_____. Sonata Op.29 d 1910 (Belaieff 1914) 51pp., parts. Bewegt und ausgeregt; Hirtenliebe (Traümend); Interludium; Keck und sehr freudig. Highly chromatic, thick textures, first-rate pianism required. D.

_____. Deuxième Sonate Op.45 A 1918 (UE 7561 1924) 72pp., parts. Giocondo; Misterioso e fantastico; Burla; Focoso. In Regerian harmonic style, virtuoso writing for both instruments. D.

John Adams.Road Movies 1995 (Hendon Music 1998) 37pp., parts. 17 min. Three movements: [untitled]; Contemplative; "40% Swing." Outer movements suggest perpetual mobiles in their motoric pace, punctuated with occasional syncopated interruptions. Middle movement introduces motivic idea in piano, a 7-note ascending sequence. Minimalist tendencies throughout. D.

Samuel Adler.Sonata II 1956 (OUP 1968) 23pp., parts. 14% min. For piano or harpsichord. Allegro moderato; Lento espressivo; Allegro molto, ma non troppo. Neoclassic style. Numerous dynamic effects would not be possible on a harpsichord. M-D.

_____. Sonata III 1965 (Bo&H 1974) 28pp., parts. In 6 episodes to be performed

without interruption. Fast and intense: serial, atonal, dissonant. Very slowly: sustained, chordal, with sudden interruptions of fast short sections. Very lively: linear, staccato left-hand chords, octotonic, rhythmic melodies. Very slowly: requires large span, expressive. Like a waltz, gracefully: flowing lines, contains a few ff figuration surprises. Fast and intense: similar to opening episode, sparse textures. D.

_____. Sonata IV 1989 (LMP 1999) 37pp., parts. Quite fast; Quiet and dreamlike; Fast and very rhythmic. Three dramatic movements, sometimes requiring 4 staves for piano. Intricate rhythmic patterns. Second movement is most successful in its spacious and contemplative sonority. Requires seasoned performers. D.

_____. Double Portrait (ST 785 1989) 19pp., parts. Composed to honor the memory of 2 great artists and friends. In 2 attached sections: Slowly and serenely; Fast rhythmic, without letup. Wide span required as well as experienced performers. D.

Peter Stewart Adriaansz.Lines, Dots, and Crosses 1993 (Donemus 1993) 25pp., parts. 21 min. In 3 distinct sections as titled, meant to be played as one continuous movement. Includes notes to performers. Piano part extends to 4 staves. M-D.

Hans Ahlgrimm.Sonata g (Lienau 1938) 20pp., parts. 14 min. For violin or alto flute. Includes a separate part for alto flute. Moderato; Allegro non troppo. Chromatic, opening 3 bars in first movement contain thematic material for movement. Much alternating writing between hands in last movement. D.

Stephen Albert.Tribute 1988 (GS 3929 1988) 14pp., parts. 9 min. "Tribute revolves on a dual axis comprised of two lyrical themes that generate the other musical ideas appearing throughout this one movement work. The first theme is given to the piano in the opening and the second theme is announced by the violin on the heels of the opening piano section. Both themes are developed and elaborated on, woven in and around one another, until they are, at length, transformed into new themes that are more dramatic and rhythmic than their lyrical forebears. The end of the work is announced when a hymn-like section commences in the piano after a genuinely loud climactic section" (Composer's Note). D.

Tomaso Albinoni.Six Sonatas Op.4 (W. Kolneder — Eulenburg 1973–74). Cello part optional. Melodies have a fine sweep about them. Good realization of the figured bass.

_____. Trattenimenti Armonici per camera 12 Sonatas Op.6 (M. Talbot — EMA 106 1981), parts. Vol.I (ISBN 0-906773-05-9): 1 C; 2 g; 3 Bt; 4 d. This group of solo Sonatas was the only one Albinoni himself prepared for publication. The collective title of Trattenimenti Armonici was translated as "An Entertainment of Harmony" in the Walsh edition. Informative Preface. Clean edition with fine realizations and editorial comments clearly indicated. M-D.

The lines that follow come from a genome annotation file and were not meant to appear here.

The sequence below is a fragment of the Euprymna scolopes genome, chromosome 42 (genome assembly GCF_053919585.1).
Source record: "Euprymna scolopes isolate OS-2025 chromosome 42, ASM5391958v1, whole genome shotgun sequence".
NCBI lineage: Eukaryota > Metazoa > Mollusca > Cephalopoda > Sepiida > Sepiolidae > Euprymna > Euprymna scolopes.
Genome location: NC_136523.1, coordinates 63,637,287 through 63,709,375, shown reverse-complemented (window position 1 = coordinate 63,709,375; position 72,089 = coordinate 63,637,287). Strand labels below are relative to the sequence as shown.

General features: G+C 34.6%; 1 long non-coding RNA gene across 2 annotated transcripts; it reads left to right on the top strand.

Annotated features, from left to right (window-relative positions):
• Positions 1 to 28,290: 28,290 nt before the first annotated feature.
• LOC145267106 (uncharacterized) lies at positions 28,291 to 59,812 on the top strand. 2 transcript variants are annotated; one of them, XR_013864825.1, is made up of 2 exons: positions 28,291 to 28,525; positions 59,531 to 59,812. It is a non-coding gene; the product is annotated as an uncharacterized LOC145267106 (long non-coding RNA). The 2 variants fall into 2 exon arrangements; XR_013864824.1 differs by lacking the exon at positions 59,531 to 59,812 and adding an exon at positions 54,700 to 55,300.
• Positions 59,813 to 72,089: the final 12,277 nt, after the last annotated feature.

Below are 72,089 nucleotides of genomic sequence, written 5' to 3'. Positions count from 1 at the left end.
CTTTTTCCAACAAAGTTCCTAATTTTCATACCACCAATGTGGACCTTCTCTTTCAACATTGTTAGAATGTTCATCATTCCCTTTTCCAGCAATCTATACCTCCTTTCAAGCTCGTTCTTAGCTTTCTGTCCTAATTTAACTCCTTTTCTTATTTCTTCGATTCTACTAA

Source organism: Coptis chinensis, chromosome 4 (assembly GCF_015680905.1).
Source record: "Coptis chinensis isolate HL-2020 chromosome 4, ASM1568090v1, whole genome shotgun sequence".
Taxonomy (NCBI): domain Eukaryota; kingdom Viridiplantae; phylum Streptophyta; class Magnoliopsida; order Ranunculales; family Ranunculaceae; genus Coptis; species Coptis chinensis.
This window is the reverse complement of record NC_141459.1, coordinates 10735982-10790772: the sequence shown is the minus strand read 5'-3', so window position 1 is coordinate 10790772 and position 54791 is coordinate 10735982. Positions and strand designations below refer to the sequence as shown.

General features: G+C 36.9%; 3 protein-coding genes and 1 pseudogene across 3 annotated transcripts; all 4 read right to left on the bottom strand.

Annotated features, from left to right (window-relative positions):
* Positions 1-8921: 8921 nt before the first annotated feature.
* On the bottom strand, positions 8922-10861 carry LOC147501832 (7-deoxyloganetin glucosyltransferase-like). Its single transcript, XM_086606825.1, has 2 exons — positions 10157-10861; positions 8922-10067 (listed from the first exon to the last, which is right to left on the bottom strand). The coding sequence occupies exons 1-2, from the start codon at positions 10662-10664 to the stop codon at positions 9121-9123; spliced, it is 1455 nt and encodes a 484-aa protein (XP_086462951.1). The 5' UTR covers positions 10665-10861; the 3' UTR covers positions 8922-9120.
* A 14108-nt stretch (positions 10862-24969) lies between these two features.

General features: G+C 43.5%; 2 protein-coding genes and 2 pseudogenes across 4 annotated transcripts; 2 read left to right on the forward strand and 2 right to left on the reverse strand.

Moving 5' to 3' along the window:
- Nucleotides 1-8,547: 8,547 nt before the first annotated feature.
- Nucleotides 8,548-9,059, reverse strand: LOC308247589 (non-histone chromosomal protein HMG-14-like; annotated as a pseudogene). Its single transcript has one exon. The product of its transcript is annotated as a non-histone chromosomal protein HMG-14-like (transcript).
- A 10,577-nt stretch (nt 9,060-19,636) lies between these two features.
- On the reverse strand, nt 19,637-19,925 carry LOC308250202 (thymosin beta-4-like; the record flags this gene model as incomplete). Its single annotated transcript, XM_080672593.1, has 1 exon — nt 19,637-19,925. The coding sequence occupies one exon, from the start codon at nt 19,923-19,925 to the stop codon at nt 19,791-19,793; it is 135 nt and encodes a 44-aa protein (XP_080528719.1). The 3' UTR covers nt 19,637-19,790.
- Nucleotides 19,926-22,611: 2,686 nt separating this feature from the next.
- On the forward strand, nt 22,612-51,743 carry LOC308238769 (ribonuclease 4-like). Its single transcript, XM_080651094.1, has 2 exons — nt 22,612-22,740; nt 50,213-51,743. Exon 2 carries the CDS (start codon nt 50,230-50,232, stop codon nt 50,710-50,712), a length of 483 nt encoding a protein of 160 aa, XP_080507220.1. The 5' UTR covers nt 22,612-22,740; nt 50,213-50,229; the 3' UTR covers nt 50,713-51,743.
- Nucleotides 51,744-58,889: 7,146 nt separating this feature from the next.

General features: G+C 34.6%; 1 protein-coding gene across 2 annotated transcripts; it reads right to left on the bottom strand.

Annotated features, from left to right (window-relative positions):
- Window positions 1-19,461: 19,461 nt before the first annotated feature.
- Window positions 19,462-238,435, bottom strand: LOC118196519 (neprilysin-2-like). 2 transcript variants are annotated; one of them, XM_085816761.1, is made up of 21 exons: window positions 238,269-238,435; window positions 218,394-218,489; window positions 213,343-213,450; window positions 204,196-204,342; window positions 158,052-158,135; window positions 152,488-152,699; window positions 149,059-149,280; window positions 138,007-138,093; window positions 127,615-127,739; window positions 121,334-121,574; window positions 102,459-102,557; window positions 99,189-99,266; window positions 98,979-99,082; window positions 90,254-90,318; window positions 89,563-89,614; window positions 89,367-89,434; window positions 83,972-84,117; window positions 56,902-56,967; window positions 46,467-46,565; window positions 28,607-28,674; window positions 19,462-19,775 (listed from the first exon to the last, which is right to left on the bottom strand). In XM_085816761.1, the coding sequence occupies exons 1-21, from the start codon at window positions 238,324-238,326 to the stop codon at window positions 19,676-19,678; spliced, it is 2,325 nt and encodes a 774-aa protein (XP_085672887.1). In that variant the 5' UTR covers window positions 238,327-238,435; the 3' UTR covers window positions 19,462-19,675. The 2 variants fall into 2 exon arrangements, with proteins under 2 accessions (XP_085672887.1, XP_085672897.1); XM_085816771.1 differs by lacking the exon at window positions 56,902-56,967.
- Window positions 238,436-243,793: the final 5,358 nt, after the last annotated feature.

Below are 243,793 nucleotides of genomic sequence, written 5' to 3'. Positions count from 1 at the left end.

_____. Two Chamber Sonatas Op.6/1 C, 2 A (W. Upmeyer — Nag 9).

_____. Three Sonatas Op.6/4 d, 5 F, 7 D (Reinhart — Hug). Cello part optional. No.4 is perhaps the finest in the set. M-D.

_____. Sonata g Op.6/2 (F. F. Polnauer — Schott 1967).

_____. Sonata a Op.6/6 (B. Paumgartner — Hug 1951). See VKDR, I: p.83.

_____. Sonata a (Schäffler — Nag). Cello part optional.

_____. Sonata b (Scheck, Ruf — Symphonia SY502). Cello part optional.

Amalie, Princess of Prussia.Sonata F (G. Lenzewski — Vieweg 108 1975) 8pp., parts for flute or violin. See detailed entry under duos for piano and flute.

Rene Amengual.Sonata 1943-44 (IU) 26pp., parts. Moderato: SA, |, freely tonal, flowing, imitation, centers around Bt; harmonic 9ths require large span. Recitado, libremente: declamatory opening; leads to Andante espressivo; flowing; hemiola; returns to dramatic opening mood to close out; centers freely around F. Presto: rondo, built on opening idea in piano, contrasting episodes. The whole work has an attractive gentle flowing quality about it. M-D.

Jan van Amerongen.Sonate I 1981 (Donemus 1982) 17pp., parts. 15 min. Andante rubato; Adagio; Molto allegro. Conventional writing for the late 20th century. M-D.

_____. Sonate II 1990 (Donemus 1991) 22pp., parts. 19 min. I. Fantasia: alternates between Adagio and Allegro non troppo in strongly contrasting characters. II. Largo: pensive with constantly repeated quarter notes. III. Scherzo: cast in 4 with many passages of fleeting 16th notes in octaves. M-D.

William Ames.Dust of Snow (CF 1946) 5pp., parts for violin and/or cello. Chordal with left-hand figuration. Descriptive. M-D.

_____. Sonata (CFE).

David Amram.Sonata 1960 (CFP 6686) 25pp., parts. 18 min. Allegro moderato; Andante espressivo; Theme and (8) Variations. Thoroughly 20th-century, much dissonance, expert handling of both instruments, eclectic. Effective alternation of contrasting moods. D.